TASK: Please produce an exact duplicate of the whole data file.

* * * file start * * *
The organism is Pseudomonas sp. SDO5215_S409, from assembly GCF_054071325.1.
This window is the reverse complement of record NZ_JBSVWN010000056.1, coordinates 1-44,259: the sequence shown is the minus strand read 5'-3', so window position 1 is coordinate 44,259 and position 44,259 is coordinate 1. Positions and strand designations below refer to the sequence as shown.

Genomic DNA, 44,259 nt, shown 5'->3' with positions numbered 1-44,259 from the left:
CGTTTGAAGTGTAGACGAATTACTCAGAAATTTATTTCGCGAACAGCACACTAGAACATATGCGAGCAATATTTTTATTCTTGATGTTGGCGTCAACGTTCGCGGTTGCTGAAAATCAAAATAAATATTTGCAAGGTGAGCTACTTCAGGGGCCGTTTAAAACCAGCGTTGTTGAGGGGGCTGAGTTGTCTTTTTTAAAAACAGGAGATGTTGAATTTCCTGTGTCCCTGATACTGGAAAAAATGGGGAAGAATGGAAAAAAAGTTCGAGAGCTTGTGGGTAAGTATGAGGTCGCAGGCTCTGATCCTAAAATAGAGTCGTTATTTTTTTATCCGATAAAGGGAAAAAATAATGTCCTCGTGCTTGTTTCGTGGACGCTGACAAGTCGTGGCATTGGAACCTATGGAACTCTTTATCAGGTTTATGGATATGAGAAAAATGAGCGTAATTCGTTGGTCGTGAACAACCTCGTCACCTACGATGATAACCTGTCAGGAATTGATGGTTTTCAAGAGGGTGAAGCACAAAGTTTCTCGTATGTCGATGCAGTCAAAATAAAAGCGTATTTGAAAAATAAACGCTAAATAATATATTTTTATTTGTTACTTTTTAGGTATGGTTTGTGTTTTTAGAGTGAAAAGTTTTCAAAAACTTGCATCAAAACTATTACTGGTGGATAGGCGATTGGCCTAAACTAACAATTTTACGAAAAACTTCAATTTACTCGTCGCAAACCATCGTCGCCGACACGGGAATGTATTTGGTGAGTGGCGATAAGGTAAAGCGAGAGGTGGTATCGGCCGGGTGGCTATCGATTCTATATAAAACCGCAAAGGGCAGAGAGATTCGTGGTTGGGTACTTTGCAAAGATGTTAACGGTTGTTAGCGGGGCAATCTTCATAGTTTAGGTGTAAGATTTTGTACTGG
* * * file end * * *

The organism is Pseudomonas sp. SDO5215_S409, from assembly GCF_054071325.1.
This window is the reverse complement of record NZ_JBSVWN010000056.1, coordinates 1-44,259: the sequence shown is the minus strand read 5'-3', so window position 1 is coordinate 44,259 and position 44,259 is coordinate 1. Positions and strand designations below refer to the sequence as shown.

Genomic DNA, 44,259 nt, shown 5'->3' with positions numbered 1-44,259 from the left:
CGTTTGAAGTGTAGACGAATTACTCAGAAATTTATTTCGCGAACAGCACACTAGAACATATGCGAGCAATATTTTTATTCTTGATGTTGGCGTCAACGTTCGCGGTTGCTGAAAATCAAAATAAATATTTGCAAGGTGAGCTACTTCAGGGGCCGTTTAAAACCAGCGTTGTTGAGGGGGCTGAGTTGTCTTTTTTAAAAACAGGAGATGTTGAATTTCCTGTGTCCCTGATACTGGAAAAAATGGGGAAGAATGGAAAAAAAGTTCGAGAGCTTGTGGGTAAGTATGAGGTCGCAGGCTCTGATCCTAAAATAGAGTCGTTATTTTTTTATCCGATAAAGGGAAAAAATAATGTCCTCGTGCTTGTTTCGTGGACGCTGACAAGTCGTGGCATTGGAACCTATGGAACTCTTTATCAGGTTTATGGATATGAGAAAAATGAGCGTAATTCGTTGGTCGTGAACAACCTCGTCACCTACGATGATAACCTGTCAGGAATTGATGGTTTTCAAGAGGGTGAAGCACAAAGTTTCTCGTATGTCGATGCAGTCAAAATAAAAGCGTATTTGAAAAATAAACGCTAAATAATATATTTTTATTTGTTACTTTTTAGGTATGGTTTGTGTTTTTAGAGTGAAAAGTTTTCAAAAACTTGCATCAAAACTATTACTGGTGGATAGGCGATTGGCCTAAACTAACAATTTTACGAAAAACTTCAATTTACTCGTCGCAAACCATCGTCGCCGACACGGGAATGTATTTGGTGAGTGGCGATAAGGTAAAGCGAGAGGTGGTATCGGCCGGGTGGCTATCGATTCTATATAAAACCGCAAAGGGCAGAGAGATTCGTGGTTGGGTACTTTGCAAAGATGTTAACGGTTGTTAGCGGGGCAATCTTCATAGTTTAGGTGTAAGATTTTGTACTGG